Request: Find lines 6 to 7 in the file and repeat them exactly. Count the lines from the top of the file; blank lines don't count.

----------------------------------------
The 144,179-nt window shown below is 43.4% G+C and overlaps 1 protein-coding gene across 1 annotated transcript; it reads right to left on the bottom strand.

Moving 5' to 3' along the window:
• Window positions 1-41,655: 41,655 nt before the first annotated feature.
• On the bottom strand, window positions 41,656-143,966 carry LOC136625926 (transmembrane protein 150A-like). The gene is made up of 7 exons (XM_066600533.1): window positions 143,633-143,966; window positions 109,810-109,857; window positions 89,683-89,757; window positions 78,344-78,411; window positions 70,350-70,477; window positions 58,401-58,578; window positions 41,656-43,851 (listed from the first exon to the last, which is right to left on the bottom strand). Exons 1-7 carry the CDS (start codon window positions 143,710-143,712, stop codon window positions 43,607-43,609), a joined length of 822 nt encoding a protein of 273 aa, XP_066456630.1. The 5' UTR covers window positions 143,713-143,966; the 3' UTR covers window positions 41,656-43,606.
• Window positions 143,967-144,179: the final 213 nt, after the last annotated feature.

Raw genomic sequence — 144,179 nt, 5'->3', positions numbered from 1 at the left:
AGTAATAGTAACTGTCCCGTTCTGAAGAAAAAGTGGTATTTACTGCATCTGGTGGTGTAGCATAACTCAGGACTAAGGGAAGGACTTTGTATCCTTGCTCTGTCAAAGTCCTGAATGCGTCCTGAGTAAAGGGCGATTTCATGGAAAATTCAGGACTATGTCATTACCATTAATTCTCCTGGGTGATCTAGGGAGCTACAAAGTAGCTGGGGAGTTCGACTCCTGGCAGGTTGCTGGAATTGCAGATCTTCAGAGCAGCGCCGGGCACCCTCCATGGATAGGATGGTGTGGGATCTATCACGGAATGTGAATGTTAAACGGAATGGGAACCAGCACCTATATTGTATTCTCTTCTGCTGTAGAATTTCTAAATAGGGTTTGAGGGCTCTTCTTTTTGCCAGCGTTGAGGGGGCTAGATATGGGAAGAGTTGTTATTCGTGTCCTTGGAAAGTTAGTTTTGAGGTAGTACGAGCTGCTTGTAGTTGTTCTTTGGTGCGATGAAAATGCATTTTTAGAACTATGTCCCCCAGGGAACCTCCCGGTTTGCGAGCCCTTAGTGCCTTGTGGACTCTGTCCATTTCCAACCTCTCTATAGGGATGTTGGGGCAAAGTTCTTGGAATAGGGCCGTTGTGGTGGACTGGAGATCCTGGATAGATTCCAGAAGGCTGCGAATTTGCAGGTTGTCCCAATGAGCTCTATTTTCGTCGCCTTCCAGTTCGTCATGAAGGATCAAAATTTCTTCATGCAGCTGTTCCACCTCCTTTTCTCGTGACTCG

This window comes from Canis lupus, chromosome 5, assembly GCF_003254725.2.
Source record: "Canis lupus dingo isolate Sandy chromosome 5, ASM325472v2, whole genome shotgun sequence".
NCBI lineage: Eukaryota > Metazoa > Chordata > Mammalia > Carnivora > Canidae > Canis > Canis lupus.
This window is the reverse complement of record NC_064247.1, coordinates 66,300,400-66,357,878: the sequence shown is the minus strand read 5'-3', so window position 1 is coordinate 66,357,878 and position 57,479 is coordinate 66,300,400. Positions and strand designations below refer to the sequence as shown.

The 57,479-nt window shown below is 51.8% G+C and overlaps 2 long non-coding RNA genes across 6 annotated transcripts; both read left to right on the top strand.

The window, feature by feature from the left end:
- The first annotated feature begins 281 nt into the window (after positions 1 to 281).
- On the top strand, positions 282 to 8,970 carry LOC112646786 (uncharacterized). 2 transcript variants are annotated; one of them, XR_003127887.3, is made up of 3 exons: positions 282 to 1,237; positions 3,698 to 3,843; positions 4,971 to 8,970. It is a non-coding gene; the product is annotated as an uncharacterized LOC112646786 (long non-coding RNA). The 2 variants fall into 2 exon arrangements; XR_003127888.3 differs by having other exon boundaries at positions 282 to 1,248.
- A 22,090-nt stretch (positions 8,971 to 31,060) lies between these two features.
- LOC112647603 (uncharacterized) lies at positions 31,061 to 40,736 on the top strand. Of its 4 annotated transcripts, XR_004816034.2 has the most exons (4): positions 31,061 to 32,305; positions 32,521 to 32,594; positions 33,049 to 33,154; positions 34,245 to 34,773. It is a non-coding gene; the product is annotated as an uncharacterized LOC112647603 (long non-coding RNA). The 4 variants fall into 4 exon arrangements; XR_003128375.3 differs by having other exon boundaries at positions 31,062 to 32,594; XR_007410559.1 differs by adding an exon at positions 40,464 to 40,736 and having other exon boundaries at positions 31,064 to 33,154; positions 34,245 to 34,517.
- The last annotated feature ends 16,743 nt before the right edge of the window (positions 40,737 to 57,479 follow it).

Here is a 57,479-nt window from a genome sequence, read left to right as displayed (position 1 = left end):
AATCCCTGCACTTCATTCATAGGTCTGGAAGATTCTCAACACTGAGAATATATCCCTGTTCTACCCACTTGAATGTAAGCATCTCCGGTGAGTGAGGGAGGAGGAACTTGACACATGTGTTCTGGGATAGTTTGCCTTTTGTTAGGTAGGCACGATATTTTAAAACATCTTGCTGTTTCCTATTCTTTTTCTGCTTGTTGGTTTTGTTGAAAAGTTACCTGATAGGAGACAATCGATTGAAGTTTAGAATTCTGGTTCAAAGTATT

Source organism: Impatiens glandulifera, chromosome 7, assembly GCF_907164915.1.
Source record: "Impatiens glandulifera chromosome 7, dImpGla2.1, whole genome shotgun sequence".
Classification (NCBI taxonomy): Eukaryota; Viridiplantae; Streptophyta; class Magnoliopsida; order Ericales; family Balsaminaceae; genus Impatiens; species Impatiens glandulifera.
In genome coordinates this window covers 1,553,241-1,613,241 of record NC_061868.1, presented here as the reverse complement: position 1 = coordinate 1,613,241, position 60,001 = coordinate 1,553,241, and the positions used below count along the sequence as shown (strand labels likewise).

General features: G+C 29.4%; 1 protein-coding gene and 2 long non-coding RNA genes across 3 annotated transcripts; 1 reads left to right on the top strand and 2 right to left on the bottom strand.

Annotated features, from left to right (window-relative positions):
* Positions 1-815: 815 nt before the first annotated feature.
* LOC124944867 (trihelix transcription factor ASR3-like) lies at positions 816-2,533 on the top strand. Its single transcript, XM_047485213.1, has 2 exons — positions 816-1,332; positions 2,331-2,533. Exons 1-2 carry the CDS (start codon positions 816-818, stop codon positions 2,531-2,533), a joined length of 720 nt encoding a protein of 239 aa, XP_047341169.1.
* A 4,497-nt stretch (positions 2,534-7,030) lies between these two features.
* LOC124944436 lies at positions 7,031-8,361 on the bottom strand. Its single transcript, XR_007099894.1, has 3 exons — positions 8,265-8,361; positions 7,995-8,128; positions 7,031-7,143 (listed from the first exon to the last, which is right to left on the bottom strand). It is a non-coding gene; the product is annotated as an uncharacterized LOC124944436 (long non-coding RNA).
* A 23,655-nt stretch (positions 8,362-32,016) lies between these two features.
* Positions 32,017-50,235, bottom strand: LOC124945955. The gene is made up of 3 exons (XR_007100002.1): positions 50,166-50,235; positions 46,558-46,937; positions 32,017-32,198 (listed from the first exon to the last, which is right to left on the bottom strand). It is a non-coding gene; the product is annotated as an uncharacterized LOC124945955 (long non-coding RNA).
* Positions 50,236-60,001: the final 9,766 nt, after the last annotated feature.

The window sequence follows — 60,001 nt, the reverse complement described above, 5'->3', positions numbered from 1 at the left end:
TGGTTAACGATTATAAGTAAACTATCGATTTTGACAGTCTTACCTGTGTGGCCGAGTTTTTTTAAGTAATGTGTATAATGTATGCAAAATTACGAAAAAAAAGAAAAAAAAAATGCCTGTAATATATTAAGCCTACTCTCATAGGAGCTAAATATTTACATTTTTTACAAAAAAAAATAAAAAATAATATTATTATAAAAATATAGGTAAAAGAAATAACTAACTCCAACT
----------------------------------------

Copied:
Raw genomic sequence — 144,179 nt, 5'->3', positions numbered from 1 at the left:
AGTAATAGTAACTGTCCCGTTCTGAAGAAAAAGTGGTATTTACTGCATCTGGTGGTGTAGCATAACTCAGGACTAAGGGAAGGACTTTGTATCCTTGCTCTGTCAAAGTCCTGAATGCGTCCTGAGTAAAGGGCGATTTCATGGAAAATTCAGGACTATGTCATTACCATTAATTCTCCTGGGTGATCTAGGGAGCTACAAAGTAGCTGGGGAGTTCGACTCCTGGCAGGTTGCTGGAATTGCAGATCTTCAGAGCAGCGCCGGGCACCCTCCATGGATAGGATGGTGTGGGATCTATCACGGAATGTGAATGTTAAACGGAATGGGAACCAGCACCTATATTGTATTCTCTTCTGCTGTAGAATTTCTAAATAGGGTTTGAGGGCTCTTCTTTTTGCCAGCGTTGAGGGGGCTAGATATGGGAAGAGTTGTTATTCGTGTCCTTGGAAAGTTAGTTTTGAGGTAGTACGAGCTGCTTGTAGTTGTTCTTTGGTGCGATGAAAATGCATTTTTAGAACTATGTCCCCCAGGGAACCTCCCGGTTTGCGAGCCCTTAGTGCCTTGTGGACTCTGTCCATTTCCAACCTCTCTATAGGGATGTTGGGGCAAAGTTCTTGGAATAGGGCCGTTGTGGTGGACTGGAGATCCTGGATAGATTCCAGAAGGCTGCGAATTTGCAGGTTGTCCCAATGAGCTCTATTTTCGTCGCCTTCCAGTTCGTCATGAAGGATCAAAATTTCTTCATGCAGCTGTTCCACCTCCTTTTCTCGTGACTCG